Bankruptcy And The Family Home

Can I Keep My House
With No Equity?

Bob and Sue live in Victoria and own their family home. Times have actually not been very good and they have chosen to apply for bankruptcy. They are terribly worried about what will happen to their home. In this particular case study, we will take a look at what actually occurs in Victoria when you file for bankruptcy with a house without any equity in it.

Bob and Sue live in Victoria and own their family home. Times have actually not been very good and they have chosen to apply for bankruptcy. They are terribly worried about what will happen to their home. In this particular case study, we will take a look at what actually occurs in Victoria when you file for bankruptcy with a house without any equity in it.

House Has $30k or more in equity.

House Has $30k or More in Equity

Bob and Sue have made the really tough decision to apply for bankruptcy, the biggest concern is their family home on which they have a mortgage for $670,000. Their home is valued at $700,000 so they have $30,000 equity in the property.

So, in Vic, what will happen to their home when they file for bankruptcy? In this case study we can consider the equity as anything above $30,000 so this would be the same scenario as if their equity was $30,000, $100,000, $300,000 or $1,000,000 it doesn’t make any difference the principle is the same.

House Has $30k or more in equity.

House Is Owned By
One Partner
?

There is a general assumption in Victoria that if a property is owned by one partner in a relationship that is not declaring bankruptcy then the house is safe if the other partner declares bankruptcy. This is not the case and you need to be extremely careful about this assumption.

There is a general assumption in Victoria that if a property is owned by one partner in a relationship that is not declaring bankruptcy then the house is safe if the other partner declares bankruptcy. This is not the case and you need to be extremely careful about this assumption.

Surrendering the House to the Bank.

Bob and Sue have come to the tough decision to apply for bankruptcy and they are considering what to do with the house as they have no equity in it and they simply cannot afford the mortgage any longer.

So, Bob and Sue choose to surrender their home to the bank. The very first thing we at Bankruptcy Dandenong would do for them is get them to sign a legal document which resembles a deed of release meaning they have voluntarily surrendered their house. This means the bank does not have to pursue legal action to have them removed from the house.

surrendering the house to bank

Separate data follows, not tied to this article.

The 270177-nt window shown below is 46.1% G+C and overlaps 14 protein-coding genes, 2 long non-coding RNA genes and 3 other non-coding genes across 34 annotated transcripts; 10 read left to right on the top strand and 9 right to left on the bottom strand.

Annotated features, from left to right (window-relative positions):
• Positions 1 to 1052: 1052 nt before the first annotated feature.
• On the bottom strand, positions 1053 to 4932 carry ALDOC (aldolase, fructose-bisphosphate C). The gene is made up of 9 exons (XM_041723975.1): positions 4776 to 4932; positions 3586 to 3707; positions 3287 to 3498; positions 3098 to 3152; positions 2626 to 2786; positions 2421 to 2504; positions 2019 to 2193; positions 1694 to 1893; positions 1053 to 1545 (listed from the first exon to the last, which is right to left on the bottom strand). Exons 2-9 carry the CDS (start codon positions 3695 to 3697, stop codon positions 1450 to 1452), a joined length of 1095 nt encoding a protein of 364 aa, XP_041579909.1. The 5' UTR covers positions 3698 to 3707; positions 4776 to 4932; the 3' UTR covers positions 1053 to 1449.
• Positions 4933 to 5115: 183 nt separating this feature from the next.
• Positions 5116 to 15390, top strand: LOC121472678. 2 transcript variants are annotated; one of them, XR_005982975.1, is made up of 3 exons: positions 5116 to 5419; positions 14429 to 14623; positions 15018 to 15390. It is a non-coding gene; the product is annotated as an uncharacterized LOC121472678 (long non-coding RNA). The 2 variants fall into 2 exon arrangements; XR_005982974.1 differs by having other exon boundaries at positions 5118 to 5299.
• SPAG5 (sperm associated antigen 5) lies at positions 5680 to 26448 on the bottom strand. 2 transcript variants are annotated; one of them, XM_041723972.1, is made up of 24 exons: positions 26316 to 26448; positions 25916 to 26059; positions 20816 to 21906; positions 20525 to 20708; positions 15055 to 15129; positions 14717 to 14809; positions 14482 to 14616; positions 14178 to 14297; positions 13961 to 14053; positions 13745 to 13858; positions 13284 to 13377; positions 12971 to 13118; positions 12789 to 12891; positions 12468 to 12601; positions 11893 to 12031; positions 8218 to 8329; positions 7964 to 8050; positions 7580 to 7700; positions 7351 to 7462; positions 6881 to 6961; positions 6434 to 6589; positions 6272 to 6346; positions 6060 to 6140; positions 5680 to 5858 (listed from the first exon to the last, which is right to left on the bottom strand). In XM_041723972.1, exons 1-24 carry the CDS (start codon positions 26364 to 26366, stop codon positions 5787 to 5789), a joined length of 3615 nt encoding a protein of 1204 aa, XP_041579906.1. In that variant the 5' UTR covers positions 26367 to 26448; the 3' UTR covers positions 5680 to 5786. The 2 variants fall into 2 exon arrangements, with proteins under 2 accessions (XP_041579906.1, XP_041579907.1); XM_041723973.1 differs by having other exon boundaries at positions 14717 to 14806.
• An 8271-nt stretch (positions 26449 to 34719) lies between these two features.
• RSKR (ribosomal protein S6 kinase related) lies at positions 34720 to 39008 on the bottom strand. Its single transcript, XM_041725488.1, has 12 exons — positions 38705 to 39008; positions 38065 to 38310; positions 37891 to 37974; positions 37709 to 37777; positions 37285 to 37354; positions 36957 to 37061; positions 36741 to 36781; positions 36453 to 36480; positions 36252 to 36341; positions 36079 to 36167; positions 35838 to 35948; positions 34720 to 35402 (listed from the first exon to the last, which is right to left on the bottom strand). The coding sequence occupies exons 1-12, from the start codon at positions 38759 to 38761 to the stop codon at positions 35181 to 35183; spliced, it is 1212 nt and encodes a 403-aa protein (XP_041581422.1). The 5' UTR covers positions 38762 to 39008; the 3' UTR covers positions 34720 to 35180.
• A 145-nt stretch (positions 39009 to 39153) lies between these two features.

Selling the House to a Family Member Prior to Bankruptcy, Is It Legal?

Bob and Sue are coming to the realisation that at some point in the future they will probably need to declare bankruptcy but they own their family home. Bob and Sue are thinking about potentially selling the house prior to going bankrupt so that they don’t lose the money from the sale of the property when they go bankrupt. The question we often get asked here at Bankruptcy Dandenong is whether that is legal to do or are you doing something wrong.
A Question of Caveats

A Question of Caveats

Bob and Sue have owned a property for many years, have worked really hard and have $200,000 equity in their house. Their house is valued at $700,000 and they currently have about $500,000 on their mortgage.

Bob is a builder in Vic and has really been having a hard time due to the fact that he hurt his back. He owes $150,000 in overdue accounts to a particular hardware store who have actually been really patient with Bob and are aware of his situation.

A Question of Caveats

Names on House Titles

In Vic the name or names on the title of a property are very important in bankruptcy, however, it is not the be all and end all. For example, some of our customers call and ask if they can change who is on the title of their property to attempt to protect that property before they go bankrupt. In this case of Bob and Sue, Sue owns the house and needs to declare bankruptcy and she has some equity in the house. They don’t want to lose the house so to protect it Bob and Sue decide that Sue should transfer the title to Bob’s name and take her name off of the property.
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Big 5 Questions

– Is Going Bankrupt Right for me?
– Will I lose my job?
– How will my income be affected?
– Can I keep my house or car?
– Will I lose my business or can I still be self-employed?